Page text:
Foams are everywhere in nature, and widely used in industrial processes as well. Inevitably, innovators in the culinary realm, hungry for inspiration, have made foams part of their palette as well.
In nature, lighter-than-air volcanic lava traps bubbles of various sizes as the molten rock cools. Aquatic sponges are shot through with crevices and pockets, which can be squeezed and compressed and then return to their original shape when the pressure is removed.
Manmade foam insulation, which is extruded from canisters, is at first soft and pliable, then grows in volume to produce a solid foam matrix filling in cracks and crevices with interconnected air bubbles. And sponges are found in almost every kitchen, sitting in the sink alongside piles of soap bubbles: two different types of foam to titillate the chef's imagination.
One of the most commonly made culinary foams is whipped cream. Thousands of tiny air bubbles are trapped in a dairy emulsion to turn something liquid into something soft and thick. Modern whipped cream machines work by pressurizing the cream, by releasing compressed nitrous oxide into a chamber with the cream. The pressurized atmosphere forces the gas to be absorbed by the liquid. Then when it's sprayed out of the chamber, the gas expands, and the cream grows in volume and changes textures from a liquid to a foam. The density of the structure depends upon how much nitrous you add to the chamber. Once we understand how the machine works, we can adapt it to aerate different ingredients.
While cream has an inherent structure of fat and protein to hold the foam intact, other ingredients require a little extra support. We wanted to create an aerated Brie cheese. We thought that its richness and smooth flavor would taste delicious lightened up as a foam. Our first experiment went flat: although it had a beautiful aerated texture when we first sprayed it from the can, it slowly collapsed on the plate. In order to create structure in our aerated cheese while still keeping a soft, melting texture, we looked towards agar, which would form a gel at a relatively high temperature, thus ensuring that our bubbles remained trapped in the cheese. The downside to using agar by itself is that it has a hard, rubbery texture and can fall prey to syneresis--expulsion of liquid--over time.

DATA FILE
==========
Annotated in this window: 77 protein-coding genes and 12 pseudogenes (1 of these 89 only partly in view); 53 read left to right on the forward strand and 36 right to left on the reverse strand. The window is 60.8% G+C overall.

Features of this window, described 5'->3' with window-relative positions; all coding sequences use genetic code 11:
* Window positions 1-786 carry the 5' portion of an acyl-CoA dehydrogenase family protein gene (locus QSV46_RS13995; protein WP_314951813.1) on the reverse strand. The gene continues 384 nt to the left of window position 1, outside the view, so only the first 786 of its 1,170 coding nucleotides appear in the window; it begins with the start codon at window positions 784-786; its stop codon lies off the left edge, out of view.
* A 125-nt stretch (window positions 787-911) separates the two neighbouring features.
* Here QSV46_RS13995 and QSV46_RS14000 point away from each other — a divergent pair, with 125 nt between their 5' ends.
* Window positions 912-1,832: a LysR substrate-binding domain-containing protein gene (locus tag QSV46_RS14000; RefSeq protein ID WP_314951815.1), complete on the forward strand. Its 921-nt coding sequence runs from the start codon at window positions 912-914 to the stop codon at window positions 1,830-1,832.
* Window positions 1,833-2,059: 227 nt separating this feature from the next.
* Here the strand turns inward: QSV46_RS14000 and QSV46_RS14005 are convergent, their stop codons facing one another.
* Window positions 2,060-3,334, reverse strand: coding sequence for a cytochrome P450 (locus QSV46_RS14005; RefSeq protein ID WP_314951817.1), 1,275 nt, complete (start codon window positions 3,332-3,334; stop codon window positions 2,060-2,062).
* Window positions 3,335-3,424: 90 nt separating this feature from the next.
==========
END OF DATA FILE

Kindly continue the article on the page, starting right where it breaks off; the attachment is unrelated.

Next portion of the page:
Fortuitously, agar has synergistic properties with locust bean gum. Research shows that when agar and locust bean gum are combined at a ratio of 9:1, their gel strength and elasticity increases. This solved both of our issues: increased strength and a desirable soft smooth texture. Finally, we needed to figure out how much agar and locust bean gum we needed to make this experiment work. When using hydrocolloids, it is always best to use the minimum amount necessary so as to get the maximum flavor impact from the dish. In this case we determined that 0.3 percent by weight of the total base worked perfectly. Try it yourself.
Blown Up Brie
182 grams Brie cheese
180 grams skim milk
3 grams salt
0.2 grams cayenne pepper
0.98 grams agar
0.1 grams locust bean gum
Put the skim milk in a blender. Turn the blender on low and sprinkle the agar and the locust bean gum into the vortex. Once the powders are absorbed, blend for 30 seconds to make sure they are thoroughly incorporated.
Pour the mixture into a pot and bring to a simmer over medium heat. Simmer for five minutes, stirring occasionally. Add the salt, cayenne pepper and the Brie cheese.
Continue to cook over medium heat, stirring the mixture until the cheese is melted. Return the mixture to the blender and puree briefly to homogenize the liquid. Pour the cheese base into a whipped-cream charger canister and add two nitrous charges.
Expel the warm base into four half-pint mason jars, filling them to the top. Immediately put the lids on and seal tightly. Place the jars in the refrigerator to cool. Let them chill for a minimum of four hours.
When the mixture is cool, open the lids and run a knife around the inside of the jar to loosen the Brie. Turn the jar over and gently shake free the delicate aerated cheese. It will settle a bit upon release, but will hold its light structure. Use a butter knife to tear the Brie into pieces: the pieces should resemble volcanic pumice stones.
I've tried making this twice now and both times it didn't really work. I ended up with some tasty cheese goo, but the volume and texture just are not as described here. I think it is getting too viscous in my whipped cream cannister (it comes out mainly in gobs instead of as a fluffy mass). Would that happen if I added too much agar or locust bean gum? I don't really have any practical way to measure to sub gram accuracy in my kitchen.
Have you any suggestions for someone working without access to high end measuring gear?
Thedward, the amounts must be precise. You can purchase gram scales online from amazon.com and other sites. I purchased a gram scale that goes to a hundredth of a gram for less than $60.00.